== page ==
Pangea Polished Fragment (LARGE)
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This specimen is a polished diabase fragment from the Central Atlantic Magmatic Province deposits of Eastern North America. Similar to the specimen in the Acrylic version of the Mini Museum, but much larger, the item is encased in an acrylic specimen jar and housed in a glass-topped riker display box measuring 4x3x1 (inches). A small information card will accompany the specimen.
"Our planet is a restless home." ~ Sean C. Solomon, Chair NASA Solid Earth Science Working Group, 2002
Driven by heat from the core, convection currents churn the solid silicates of the mantle, pushing and pulling the thin plates of crust, bringing continents together and tearing them apart in cycles which can last for hundreds of millions of years. This shifting can also bring several continents into close enough proximity to form a single landmass above sea level. These clusters are known as supercontinents; the most famous of which is Pangea.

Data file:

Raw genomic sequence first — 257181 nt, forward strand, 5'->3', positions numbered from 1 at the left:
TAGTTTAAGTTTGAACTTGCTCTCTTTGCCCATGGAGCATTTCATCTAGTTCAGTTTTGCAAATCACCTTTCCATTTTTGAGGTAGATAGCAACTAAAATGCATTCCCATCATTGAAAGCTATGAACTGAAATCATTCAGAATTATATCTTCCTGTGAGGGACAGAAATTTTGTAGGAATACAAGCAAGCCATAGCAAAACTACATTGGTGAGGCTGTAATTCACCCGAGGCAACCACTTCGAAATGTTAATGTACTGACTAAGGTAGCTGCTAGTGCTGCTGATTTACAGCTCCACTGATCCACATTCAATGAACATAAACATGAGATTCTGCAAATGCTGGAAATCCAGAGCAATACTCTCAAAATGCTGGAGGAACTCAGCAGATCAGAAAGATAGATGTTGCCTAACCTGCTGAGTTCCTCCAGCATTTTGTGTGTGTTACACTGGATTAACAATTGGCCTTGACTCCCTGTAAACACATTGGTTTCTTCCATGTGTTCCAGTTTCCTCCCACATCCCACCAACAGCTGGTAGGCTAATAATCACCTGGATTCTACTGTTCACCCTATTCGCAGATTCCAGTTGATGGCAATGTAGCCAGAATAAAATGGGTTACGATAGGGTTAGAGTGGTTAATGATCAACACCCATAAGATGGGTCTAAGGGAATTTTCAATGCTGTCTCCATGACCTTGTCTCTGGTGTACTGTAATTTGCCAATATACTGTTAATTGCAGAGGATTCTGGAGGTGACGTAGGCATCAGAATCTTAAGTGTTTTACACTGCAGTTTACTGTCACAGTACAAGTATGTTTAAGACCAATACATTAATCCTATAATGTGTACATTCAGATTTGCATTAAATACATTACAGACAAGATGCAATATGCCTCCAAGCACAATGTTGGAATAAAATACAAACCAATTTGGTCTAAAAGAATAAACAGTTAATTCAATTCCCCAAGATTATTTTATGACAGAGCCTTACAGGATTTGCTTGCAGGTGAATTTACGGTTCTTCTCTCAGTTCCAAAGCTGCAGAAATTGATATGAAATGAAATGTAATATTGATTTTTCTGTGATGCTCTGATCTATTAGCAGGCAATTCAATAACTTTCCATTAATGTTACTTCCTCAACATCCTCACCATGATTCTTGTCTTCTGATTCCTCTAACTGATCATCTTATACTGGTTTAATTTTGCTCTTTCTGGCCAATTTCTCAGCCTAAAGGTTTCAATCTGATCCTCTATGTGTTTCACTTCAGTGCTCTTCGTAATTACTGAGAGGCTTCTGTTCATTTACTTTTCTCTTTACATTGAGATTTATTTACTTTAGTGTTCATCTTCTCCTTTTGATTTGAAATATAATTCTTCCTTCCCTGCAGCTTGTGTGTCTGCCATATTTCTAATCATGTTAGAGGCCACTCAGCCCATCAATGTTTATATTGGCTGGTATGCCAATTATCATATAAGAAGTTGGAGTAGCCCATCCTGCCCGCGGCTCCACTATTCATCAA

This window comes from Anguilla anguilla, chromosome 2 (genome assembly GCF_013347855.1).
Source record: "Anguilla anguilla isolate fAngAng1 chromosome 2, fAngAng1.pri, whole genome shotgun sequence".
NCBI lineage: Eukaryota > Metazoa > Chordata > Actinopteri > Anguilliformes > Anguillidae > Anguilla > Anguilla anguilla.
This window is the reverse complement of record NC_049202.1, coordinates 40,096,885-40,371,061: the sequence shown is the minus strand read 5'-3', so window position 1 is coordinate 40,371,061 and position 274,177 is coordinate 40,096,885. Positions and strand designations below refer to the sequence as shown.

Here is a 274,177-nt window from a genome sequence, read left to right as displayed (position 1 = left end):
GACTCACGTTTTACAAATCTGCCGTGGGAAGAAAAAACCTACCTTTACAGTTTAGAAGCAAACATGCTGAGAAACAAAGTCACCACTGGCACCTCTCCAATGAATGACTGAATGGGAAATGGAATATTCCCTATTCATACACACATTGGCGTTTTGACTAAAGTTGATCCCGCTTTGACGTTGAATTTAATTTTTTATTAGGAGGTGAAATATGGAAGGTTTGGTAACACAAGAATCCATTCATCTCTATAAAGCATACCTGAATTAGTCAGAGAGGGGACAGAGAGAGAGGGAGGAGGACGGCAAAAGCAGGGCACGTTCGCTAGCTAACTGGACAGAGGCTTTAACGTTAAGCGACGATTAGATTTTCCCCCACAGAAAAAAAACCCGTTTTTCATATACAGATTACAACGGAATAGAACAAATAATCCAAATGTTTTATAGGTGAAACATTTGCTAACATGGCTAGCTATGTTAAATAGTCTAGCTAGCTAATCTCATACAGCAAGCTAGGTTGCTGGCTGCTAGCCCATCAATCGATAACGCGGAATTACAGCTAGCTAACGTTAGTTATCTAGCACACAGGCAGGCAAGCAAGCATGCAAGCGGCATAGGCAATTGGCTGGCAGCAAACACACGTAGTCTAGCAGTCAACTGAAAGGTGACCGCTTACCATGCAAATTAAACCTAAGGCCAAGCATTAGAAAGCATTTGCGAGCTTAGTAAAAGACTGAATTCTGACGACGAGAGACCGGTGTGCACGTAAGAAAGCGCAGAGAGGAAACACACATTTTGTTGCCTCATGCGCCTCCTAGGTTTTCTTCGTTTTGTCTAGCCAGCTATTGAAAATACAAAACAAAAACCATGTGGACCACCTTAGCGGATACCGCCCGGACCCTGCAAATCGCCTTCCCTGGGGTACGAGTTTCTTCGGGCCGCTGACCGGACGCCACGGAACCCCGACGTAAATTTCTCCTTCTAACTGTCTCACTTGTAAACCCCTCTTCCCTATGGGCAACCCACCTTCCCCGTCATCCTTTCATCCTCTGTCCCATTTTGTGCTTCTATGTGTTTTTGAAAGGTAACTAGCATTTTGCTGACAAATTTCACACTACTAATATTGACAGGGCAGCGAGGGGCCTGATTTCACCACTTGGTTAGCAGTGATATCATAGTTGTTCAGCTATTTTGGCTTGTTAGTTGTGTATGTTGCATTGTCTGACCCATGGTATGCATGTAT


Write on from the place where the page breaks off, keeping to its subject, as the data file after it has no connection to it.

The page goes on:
Pangea formed roughly 335,000,000 years ago and existed as a single landmass for approximately 160,000,000 years. The breakup came after a series of powerful rifting events, in which strong pulses of magma forced continental plates apart at the seams, creating new crust and opening up the basin in which the Atlantic Ocean eventually took shape. Extant remnants of these flood basalts can be found in former rifts located in modern-day Morocco, Southwestern Europe, the Amazon River Basin, and Eastern North America.
The source rock was donated by the Luck Stone quarry adjacent to the Manassas U.S. Civil War battlefield in Northern Virginia. The quarry is a magnificent location where it is possible to clearly see one of the rift valleys which tore through the ancient supercontinent and might once have become the Atlantic Ocean.